Pictured in her laboratory in 1947, it wasn't until 1983 that Barbara McClintock received a Nobel Prize for her discovery of mobile genetic elements. Smithsonian Institution/Flickr (public domain)

Not everyone agreed, and describing this result to her colleagues had limited success. Breaking orthodoxy in science is a curious thing. While it is frequently disparaged, it is absolutely necessary and a researcher needs to strong both in their knowledge and their  persuasiveness to change the minds of others. McClintock was not, and had a very hard time selling the importance of jumping genes to scientists outside her research institute. Her thought processes were reportedly hard to follow and she could rarely explain her scientific reasoning. McClintock being a female researcher in the mid-20th century surely didn’t help either.

It is often thought that data speak for themselves. But this is far from true. Science is a human endeavour filled with human personalities, far from the stereotypes of cold, logical scientists dispassionately discussing objective truth. People’s preconceptions and biases colour their perception of new information, and McClintock’s work was too outside-the-box for many. That she had trouble articulating her ideas, in a field as conceptually demanding as classical genetics, didn’t help. If she couldn’t hold her colleagues’ hands and walk them through the steps to arrive at her conclusions, they had to do it on their own. And many failed.

Nevertheless, her first paper on jumping genes, or mobile genetic elements, as they are known today, was published in 1950, and was followed by many others. On the surface, it appeared as though her ideas were getting out there. But they received relatively little traction and didn’t substantially alter the frameworks of the time. McClintock’s ideas slowly faded from relevance, even as she continued to work diligently in the lab, building on her discoveries in her own semi-private world.

They thought I was crazy, absolutely mad.
– Barbara McClintock quoted in Claudia Wallis, 'Honoring a Modern Mendel', Time (24 Oct 1983)

Part of this was due to McClintock’s communication style, but it was also due to the content of her ideas. While mobile genetic elements excited her, they mainly did so in the context of her slowly burgeoning hypotheses about the nature of development — the movement of genes might be, according to McClintock, a compelling account of how genes were regulated. Very few other scientists agreed. Ultimately, her theories of development failed to be substantiated by new discoveries, and by the time molecular genetics truly arrived in the 60s, they had no plausible foundation. She formally retired in 1967.

Retired, but not forgotten

But that’s not quite the end of it. The molecular revolution vindicated McClintock’s jumping genes idea. In the late 70s and early 80s, it became clear that mobile genetic elements infected the DNA of many organisms, most of which were inactive. But the active ones played inadvertent roles in everything from cancer biology to antibiotic resistance. They didn’t regulate development, but they did mess around with it. The genetic chaos of evolution was largely due to the process of DNA movement, or transposition, and their importance in biology was now no longer in question. In belated recognition of her discovery of transposition, McClintock was awarded a Nobel Prize in 1983 at the age of 81, over 30 years after her initial observations.

I often wonder what would have happened to the study of genetics if McClintock had been able to more persuasively convince others of her ideas. A more dynamic view of genetics in the early stages of the field would have had huge implications for evolutionary biology, and a greater appreciation for transposition may have led to their discovery in other organisms far sooner. But McClintock’s ideas could quite easily have never been understood at all, had she been entirely unable to convince others of their worth. And what would have been the purpose of that?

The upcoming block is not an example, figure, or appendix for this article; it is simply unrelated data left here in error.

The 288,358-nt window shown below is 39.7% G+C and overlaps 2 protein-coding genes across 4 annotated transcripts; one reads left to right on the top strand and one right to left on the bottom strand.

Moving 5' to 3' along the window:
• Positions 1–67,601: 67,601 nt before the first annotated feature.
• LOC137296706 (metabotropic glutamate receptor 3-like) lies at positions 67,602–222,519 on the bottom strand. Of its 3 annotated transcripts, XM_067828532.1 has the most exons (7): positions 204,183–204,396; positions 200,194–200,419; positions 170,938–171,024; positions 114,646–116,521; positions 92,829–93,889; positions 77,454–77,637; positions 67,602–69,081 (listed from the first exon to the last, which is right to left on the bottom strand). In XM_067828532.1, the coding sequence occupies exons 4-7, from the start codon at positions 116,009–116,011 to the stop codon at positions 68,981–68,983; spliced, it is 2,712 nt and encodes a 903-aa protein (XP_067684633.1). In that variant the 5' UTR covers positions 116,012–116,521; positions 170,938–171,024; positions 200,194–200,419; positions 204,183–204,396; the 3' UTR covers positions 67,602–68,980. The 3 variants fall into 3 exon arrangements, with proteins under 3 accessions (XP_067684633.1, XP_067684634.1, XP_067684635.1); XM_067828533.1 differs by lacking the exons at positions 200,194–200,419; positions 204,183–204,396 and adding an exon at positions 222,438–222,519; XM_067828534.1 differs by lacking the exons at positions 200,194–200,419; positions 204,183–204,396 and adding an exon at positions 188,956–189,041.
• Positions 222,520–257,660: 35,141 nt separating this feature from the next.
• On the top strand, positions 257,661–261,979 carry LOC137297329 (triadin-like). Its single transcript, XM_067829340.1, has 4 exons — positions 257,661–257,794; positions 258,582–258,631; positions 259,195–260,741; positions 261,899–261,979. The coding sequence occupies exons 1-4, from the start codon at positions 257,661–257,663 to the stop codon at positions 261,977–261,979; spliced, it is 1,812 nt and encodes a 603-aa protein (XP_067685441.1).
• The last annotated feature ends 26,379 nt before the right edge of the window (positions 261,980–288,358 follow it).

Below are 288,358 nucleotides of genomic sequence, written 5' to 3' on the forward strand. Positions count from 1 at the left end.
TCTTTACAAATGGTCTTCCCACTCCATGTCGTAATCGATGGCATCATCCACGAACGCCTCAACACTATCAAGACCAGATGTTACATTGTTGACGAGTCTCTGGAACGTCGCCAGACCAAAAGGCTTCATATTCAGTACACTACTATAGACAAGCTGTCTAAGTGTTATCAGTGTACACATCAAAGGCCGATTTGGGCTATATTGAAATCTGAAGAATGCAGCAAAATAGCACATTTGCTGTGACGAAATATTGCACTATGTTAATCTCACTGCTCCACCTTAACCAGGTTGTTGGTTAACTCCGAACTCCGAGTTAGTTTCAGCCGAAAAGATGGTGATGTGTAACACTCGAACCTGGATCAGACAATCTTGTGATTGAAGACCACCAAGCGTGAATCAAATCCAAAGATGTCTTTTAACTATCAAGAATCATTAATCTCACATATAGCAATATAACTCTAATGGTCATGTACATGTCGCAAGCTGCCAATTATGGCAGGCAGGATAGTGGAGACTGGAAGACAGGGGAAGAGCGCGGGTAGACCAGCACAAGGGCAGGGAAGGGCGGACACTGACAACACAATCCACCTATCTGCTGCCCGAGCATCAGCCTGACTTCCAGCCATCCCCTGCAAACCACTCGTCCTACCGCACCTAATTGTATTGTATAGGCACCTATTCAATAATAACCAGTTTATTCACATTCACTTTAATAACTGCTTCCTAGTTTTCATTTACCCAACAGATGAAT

If you know you are on the right track, if you have this inner knowledge, then nobody can turn you off... no matter what they say.
– Barbara McClintock

These days, it’s common to hear calls for scientists to engage more with the public, to bring their research to the world and explain its importance. This is a noble goal, of course, and it’s one that motivates publications such as the one you’re reading. But science communication is important within science, as well. Just as science divorced from wider society means nothing, a new scientific finding or idea, unable to be freed from the mind of a researcher, is of little use to the world. Science is a group activity. Scientists do not study in isolation, as tortured geniuses cut off from the world — we benefit from discussions, debates and the sharing of information. Bringing other people into your head, to show them what you see in an act of intellectual empathy, is one of the greatest skills a scientist can have.

I don’t work with maize, I’m an insect man. But I’m still a child of McClintock’s influence — one of the children of her corn, if you like horror movie references. Her place up on the wall of my lab is more than deserved — indeed, some of her later work in maize may have even preempted the study of epigenetics by nearly half a century, further cementing her status as a pioneer. While I admire her work, it is her inability to explain her scientific ideas that helps drive my desire to articulate my research openly and (hopefully) effectively. My conference talks need to be effective, my discussions with other researchers need to be productive.

After all, what’s the point of learning if you’re not going to share with others?

Edited by Tessa Evans and Nicola McCaskill

Jack also sung the praises of Barbara McClintock at The Laborastory. Listen to the podcast here.

By Jack Scanlan

Jack is the Editor-in-Chief of Lateral.